Suicide rates in Alaska are at a 20-year high and it is the leading cause of death among Alaskans age 10 to 34, according to Alaska Health Analytics and Vital Records, but it’s not the numbers that people need to talk about.
The main message being spread at the beach during the Out of the Darkness Walk in Kenai on Sunday was empathy, not statistics.
“Hey, are you doing okay?”
The question isn’t intended to pry. It’s a simple question that could save a life or, at least, start a conversation for anyone suffering through suicidal thoughts.
“The empathy and kindness that we can show to someone makes a difference,” said Pegge Erkeneff before the start of the two mile walk on Sunday afternoon. “… Think about the ways that laughter, play, love and care for each other can walk into all the moments of our life.”
Erkeneff, whose son, Justin Bernecker, died of suicide when he was 16-years-old, spoke about her struggle with the unexpected loss to a group of community members, victims of suicide and supporters in front the the Kenaitze Indian Tribe’s fishery site in Kenai before the start of a two mile walk along the shore of the Cook Inlet.
The walk was organized by the tribe’s suicide prevention Yinihugheltani, which means ‘one spirit.’ Although the pronounciation may be difficult, the group’s message is simple — ‘we need you here.’
“Our community, right now, seems really hungry to do something about suicide prevention,” Program Coordinator Audre Gifford said. “We got resolutions from the Kenai City Council, Tribal Council and Soldotna City Council recognizing today as World Suicide Prevention and Awareness Day, so we wanted to do an event where our community could come out and support each other to help heal, help grow and help support the cause.”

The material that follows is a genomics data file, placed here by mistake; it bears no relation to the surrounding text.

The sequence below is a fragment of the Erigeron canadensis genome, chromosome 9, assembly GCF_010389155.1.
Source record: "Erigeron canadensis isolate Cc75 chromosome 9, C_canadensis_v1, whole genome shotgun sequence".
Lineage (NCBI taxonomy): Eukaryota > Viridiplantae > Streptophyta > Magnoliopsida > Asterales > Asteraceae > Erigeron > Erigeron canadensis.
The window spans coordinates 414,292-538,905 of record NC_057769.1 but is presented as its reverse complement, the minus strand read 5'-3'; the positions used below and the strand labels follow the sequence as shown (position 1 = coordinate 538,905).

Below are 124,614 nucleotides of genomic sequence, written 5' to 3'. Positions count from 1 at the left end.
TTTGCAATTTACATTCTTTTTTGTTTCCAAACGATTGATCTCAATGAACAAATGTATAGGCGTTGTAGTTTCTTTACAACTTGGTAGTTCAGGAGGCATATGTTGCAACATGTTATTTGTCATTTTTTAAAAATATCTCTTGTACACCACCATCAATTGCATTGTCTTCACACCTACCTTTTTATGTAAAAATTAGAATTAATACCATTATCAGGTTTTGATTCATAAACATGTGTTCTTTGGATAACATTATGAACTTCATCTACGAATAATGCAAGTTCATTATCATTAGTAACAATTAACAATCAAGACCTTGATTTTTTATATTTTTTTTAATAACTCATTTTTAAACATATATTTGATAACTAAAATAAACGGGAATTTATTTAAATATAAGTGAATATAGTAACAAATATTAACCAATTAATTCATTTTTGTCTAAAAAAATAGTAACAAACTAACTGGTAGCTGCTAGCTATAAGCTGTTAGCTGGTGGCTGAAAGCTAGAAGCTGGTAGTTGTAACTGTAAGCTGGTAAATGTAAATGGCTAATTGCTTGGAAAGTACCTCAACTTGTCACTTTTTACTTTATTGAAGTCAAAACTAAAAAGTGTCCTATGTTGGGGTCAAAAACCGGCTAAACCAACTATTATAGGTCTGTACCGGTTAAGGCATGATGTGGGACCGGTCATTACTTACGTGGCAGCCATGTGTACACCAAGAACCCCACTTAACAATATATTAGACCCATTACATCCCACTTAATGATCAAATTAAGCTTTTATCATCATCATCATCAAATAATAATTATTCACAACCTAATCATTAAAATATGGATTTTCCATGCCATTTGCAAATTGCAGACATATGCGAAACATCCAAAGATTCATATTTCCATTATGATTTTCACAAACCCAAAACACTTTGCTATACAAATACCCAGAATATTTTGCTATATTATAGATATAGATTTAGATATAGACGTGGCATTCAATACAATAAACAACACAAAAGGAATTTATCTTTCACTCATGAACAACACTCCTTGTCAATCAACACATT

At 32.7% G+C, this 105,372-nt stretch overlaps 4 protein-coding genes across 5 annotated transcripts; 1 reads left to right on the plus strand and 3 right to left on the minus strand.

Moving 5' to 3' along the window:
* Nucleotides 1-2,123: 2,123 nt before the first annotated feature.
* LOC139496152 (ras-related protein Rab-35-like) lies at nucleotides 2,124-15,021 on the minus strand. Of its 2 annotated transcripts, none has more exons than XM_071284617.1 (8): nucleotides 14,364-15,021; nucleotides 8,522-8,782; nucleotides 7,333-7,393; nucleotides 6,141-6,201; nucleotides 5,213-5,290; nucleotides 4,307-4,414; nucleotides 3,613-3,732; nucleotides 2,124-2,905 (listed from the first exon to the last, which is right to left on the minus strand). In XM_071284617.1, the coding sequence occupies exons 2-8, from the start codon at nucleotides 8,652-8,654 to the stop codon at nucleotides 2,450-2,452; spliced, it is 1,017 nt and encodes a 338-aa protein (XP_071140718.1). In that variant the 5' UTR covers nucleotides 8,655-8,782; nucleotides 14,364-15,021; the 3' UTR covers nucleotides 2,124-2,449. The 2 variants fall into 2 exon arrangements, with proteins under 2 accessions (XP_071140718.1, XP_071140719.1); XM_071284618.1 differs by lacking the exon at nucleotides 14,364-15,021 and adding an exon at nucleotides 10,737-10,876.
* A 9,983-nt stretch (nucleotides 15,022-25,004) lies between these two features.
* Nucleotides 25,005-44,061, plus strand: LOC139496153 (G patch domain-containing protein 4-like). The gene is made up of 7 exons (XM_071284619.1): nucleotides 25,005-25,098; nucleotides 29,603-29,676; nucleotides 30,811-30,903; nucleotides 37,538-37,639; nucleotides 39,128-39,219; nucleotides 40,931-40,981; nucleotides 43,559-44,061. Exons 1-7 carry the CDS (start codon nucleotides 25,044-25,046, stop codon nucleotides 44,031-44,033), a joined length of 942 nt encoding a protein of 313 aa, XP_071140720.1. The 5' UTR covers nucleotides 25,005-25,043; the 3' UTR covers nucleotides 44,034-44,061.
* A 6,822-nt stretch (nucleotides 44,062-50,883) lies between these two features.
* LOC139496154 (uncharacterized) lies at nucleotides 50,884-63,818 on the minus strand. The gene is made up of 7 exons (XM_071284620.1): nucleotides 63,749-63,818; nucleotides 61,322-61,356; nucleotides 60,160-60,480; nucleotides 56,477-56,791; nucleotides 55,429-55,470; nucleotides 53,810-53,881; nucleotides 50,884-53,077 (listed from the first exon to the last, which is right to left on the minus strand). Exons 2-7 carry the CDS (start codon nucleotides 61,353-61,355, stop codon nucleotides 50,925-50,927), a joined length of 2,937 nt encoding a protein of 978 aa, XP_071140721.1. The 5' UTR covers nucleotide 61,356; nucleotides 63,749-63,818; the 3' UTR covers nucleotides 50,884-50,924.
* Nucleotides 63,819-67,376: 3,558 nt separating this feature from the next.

The prevention group has been working throughout the past year to spread their message and to start a conversation about suicide. Although there is no single cause or solution of suicide, the group says that knowing the warning signs, understanding the risk factors and connecting for support can help.
Gifford recommends that anyone suffering from suicidal thoughts call Alaska’s Careline at 1-800-273-8255 (TALK). The careline helps people in crisis, those who are grieving and people who may just need to talk to someone. She also recommends reaching out to any of the behavioral health centers in the area or to a friend or loved one.
Chelsey Carter, who walked in recognition of the family she’s lost to suicide, reaffirmed how pivotal someone to talk to can be.
“I lost my younger brother five years ago and my uncle this year,” Carter said. “There’s always a person willing to listen if you’re willing to talk. If my brother had just stopped to take a breath and talk it through, it could’ve been different.”
It’s also important to focus on those who are left behind after a suicide, said Lynette Knapp, who was walking in memory of a granparent who died by suicide and in support of the cause.
“Post-vention is prevention,” Knapp said. “When we take care of those that are left behind, we’re doing prevention… It’s so important that we take care of those that are left behind, so that’s why I’m walking.”
After losing her son, Erkeneff moved from Colorado and found solace in the Alaska landscape.
“This land really helped heal me,” Erkeneff said, but not without caution. “It also is a really lonely place.”
To combat the state’s affinity towards solitude, Gifford said the tribe will be hosting a lot of activities as the months grow colder and the nights get longer.
“Our program hosts a lot of activities for the community to connect during those dark nights,” Gifford said. “It’s important, too, to exercise and get those endorphines up, but look at the tribe’s website to see the activities we’re doing because we really like to pull people out of their houses to get together and connect as a community.”
Suicide isn’t just a problem in Alaska, though, it’s an issue across the world.
Cheryl and Peary Polley travelled from Tuscon, Arizona to walk in memory of their son Daniel Polley, who took his life when he was 24-years-old after years of struggling with suicidal thoughts.
“Once he took his life, our voices have been trying to reach out to others to support wherever we can,” Peary said. “We are trying to attend walks in different states.”
Cheryl added that they were celebrating Daniel’s life, and who he was, while supporting the prevention of suicide.
“He was just starting out in life, but it’s just so hard to see through those blinders when you don’t have hope,” Cheryl said. “And as much as we told him how wonderful he was … we kept him here on this earth as long as we could.”